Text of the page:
Characterization of Schwann cells stimulated by DC electric fields
Schwann cells (SCs) are PNS glia with numerous neuron-supporting functions, including myelination of axons. Although lesser discussed, SCs also fulfill many important roles after peripheral nerve injury (PNI) contributing significantly to the PNS regeneration process. Clusters of congregated SCs (Bands of Bungner) precede axon regeneration and facilitate the growth of extending axons to their distal targets which is particularly important in the lesion area of severed nerves. While this phenomenon occurs naturally, recovery from PNI can still be inadequate, especially in nerve transection or large gap injuries. Current treatments for nerve transection injuries are limited to coaptation of the nerve via sutures or nerve grafts. However, poor functional outcomes or donor site morbidity remain unaddressed problems. At the cellular level, axon pathfinding and extension relies heavily on the interaction between SCs and axonal growth cones. Depletion or removal of SCs at the lesion has been implicated to poor functional outcomes. With their pivotal role throughout nerve regeneration, we theorize axon regeneration can be improved by augmenting the SC population at the site of injury by encouraging migration to the lesion and via expression of morphological phenotypes that imitate the Bands of Bungner.
DC electric fields (EFs) have been well studied in the past as a method to modulate cell orientation and migration and within the context of the nervous system, have been used to promote regeneration in lesioned spinal cords. However, very little work has investigated the effects of electrical stimulation on glia, such as SCs. Existing literature is lacking with regards to various aspects of SC responses, including direction of alignment. We hypothesize electrical stimulation can modulate SC behavior to reinforce/replicate behaviors observed within Bands of Bungner, which may be developed into a treatment for victims suffering peripheral nerve injury.
We begin the current study with a thorough investigation into electric field modulated SC behavior. Using conventional 2D cell culture we demonstrate SC sensitivity to EFs by analyzing alignment, morphology and migration data. We employed EFs within the physiologic range. Waveforms used were constant DC as well as a 50% duty cycle DC and an oscillating DC. The latter two may prove more appropriate in vivo due to reduced accumulation of cytotoxic byproducts generated at the electrode interfaces.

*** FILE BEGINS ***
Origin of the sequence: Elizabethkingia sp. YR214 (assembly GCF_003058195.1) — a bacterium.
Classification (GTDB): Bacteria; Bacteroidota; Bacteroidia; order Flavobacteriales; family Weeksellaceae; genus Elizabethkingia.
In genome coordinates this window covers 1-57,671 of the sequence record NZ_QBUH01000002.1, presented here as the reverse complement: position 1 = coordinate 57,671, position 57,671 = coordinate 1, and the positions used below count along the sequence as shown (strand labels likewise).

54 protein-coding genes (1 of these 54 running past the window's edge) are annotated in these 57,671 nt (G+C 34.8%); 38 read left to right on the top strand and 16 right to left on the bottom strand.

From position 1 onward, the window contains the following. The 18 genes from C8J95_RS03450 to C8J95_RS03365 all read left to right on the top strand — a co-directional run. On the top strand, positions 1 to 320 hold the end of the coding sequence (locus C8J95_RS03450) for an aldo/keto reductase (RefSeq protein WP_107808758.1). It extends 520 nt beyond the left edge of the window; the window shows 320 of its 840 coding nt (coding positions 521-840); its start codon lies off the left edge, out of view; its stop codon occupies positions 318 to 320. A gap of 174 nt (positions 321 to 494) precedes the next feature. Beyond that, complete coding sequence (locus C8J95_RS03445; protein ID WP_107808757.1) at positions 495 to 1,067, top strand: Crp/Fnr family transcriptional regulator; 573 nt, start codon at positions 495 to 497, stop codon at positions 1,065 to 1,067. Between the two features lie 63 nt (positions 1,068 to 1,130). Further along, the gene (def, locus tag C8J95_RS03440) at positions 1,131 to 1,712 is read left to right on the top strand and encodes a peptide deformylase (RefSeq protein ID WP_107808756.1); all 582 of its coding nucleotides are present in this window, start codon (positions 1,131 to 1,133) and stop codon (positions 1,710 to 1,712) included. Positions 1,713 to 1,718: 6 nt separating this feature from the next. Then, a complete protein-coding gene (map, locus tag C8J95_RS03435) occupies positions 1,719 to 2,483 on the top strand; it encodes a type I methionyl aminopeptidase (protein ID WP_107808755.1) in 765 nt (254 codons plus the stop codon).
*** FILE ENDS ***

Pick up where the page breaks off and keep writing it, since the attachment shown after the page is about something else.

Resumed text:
Our results highlight the sensitivity of SCs to DC electric fields of varying waveforms. SCs showed a strong propensity to align perpendicular to the field and display some cathodal migration in 2D cultures. Additional studies with variable cell density revealed cell-cell interaction further enhanced the alignment response. To more closely replicate the nerve microenvironment, a 3D cell culture model of PNI was created. Embedded in matrices, we found SCs displayed weaker migratory and alignment responses compared to 2D results. The direction of galvanotaxis was reversed, with SCs migrating toward the anode. Both alignment and migratory responses have potential applications for PNI. The galvanotactic behavior of SCs could be used to boost the SC population, increasing the number of Bands of Bungner. Cell alignment would be particularly advantageous at the lesion where axon regeneration is most difficult without the physical guidance of endoneurial tubes.
This study characterizes SC behavior in applied EFs using conventional 2D and 3D cell culture techniques. We found SCs are sensitive to electric stimulation, supporting the idea that applied EFs could be used to indirectly promote regeneration in damaged peripheral nerve by modulating SC response after injury. Potential applications include generating an EF across damaged nerves to align SCs, especially in the lesioned area, using EFs to induce SC migration to the lesion to increase the number of cells guiding severed axons, and pre-aligning SCs in synthetic nerve grafts.
State of Indiana
Center for Paralysis Research
- Master of Science in Biomedical Engineering
- Biomedical Engineering
- West Lafayette